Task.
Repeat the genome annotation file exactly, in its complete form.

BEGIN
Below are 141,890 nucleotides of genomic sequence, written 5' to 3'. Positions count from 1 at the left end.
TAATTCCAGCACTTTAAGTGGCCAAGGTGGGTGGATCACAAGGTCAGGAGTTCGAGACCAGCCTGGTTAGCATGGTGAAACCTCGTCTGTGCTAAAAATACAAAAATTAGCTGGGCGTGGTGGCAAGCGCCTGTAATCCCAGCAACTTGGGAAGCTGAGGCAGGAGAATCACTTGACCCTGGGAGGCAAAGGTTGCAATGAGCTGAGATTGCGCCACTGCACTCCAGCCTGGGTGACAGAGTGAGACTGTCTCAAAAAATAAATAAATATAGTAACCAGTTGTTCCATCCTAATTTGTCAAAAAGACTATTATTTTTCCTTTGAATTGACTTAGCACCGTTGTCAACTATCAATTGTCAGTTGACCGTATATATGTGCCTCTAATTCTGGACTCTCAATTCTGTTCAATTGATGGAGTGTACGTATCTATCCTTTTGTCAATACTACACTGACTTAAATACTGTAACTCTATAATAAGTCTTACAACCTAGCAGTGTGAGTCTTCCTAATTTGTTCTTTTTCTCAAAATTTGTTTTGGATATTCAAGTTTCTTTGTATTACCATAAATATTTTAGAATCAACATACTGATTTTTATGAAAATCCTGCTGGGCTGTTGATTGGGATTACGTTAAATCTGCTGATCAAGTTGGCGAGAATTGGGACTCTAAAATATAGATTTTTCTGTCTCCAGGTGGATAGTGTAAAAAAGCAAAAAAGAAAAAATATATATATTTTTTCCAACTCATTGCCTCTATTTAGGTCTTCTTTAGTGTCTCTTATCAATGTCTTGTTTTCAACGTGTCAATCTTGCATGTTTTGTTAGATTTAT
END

Below are 141,890 nucleotides of genomic sequence, written 5' to 3'. Positions count from 1 at the left end.
TAATTCCAGCACTTTAAGTGGCCAAGGTGGGTGGATCACAAGGTCAGGAGTTCGAGACCAGCCTGGTTAGCATGGTGAAACCTCGTCTGTGCTAAAAATACAAAAATTAGCTGGGCGTGGTGGCAAGCGCCTGTAATCCCAGCAACTTGGGAAGCTGAGGCAGGAGAATCACTTGACCCTGGGAGGCAAAGGTTGCAATGAGCTGAGATTGCGCCACTGCACTCCAGCCTGGGTGACAGAGTGAGACTGTCTCAAAAAATAAATAAATATAGTAACCAGTTGTTCCATCCTAATTTGTCAAAAAGACTATTATTTTTCCTTTGAATTGACTTAGCACCGTTGTCAACTATCAATTGTCAGTTGACCGTATATATGTGCCTCTAATTCTGGACTCTCAATTCTGTTCAATTGATGGAGTGTACGTATCTATCCTTTTGTCAATACTACACTGACTTAAATACTGTAACTCTATAATAAGTCTTACAACCTAGCAGTGTGAGTCTTCCTAATTTGTTCTTTTTCTCAAAATTTGTTTTGGATATTCAAGTTTCTTTGTATTACCATAAATATTTTAGAATCAACATACTGATTTTTATGAAAATCCTGCTGGGCTGTTGATTGGGATTACGTTAAATCTGCTGATCAAGTTGGCGAGAATTGGGACTCTAAAATATAGATTTTTCTGTCTCCAGGTGGATAGTGTAAAAAAGCAAAAAAGAAAAAATATATATATTTTTTCCAACTCATTGCCTCTATTTAGGTCTTCTTTAGTGTCTCTTATCAATGTCTTGTTTTCAACGTGTCAATCTTGCATGTTTTGTTAGATTTAT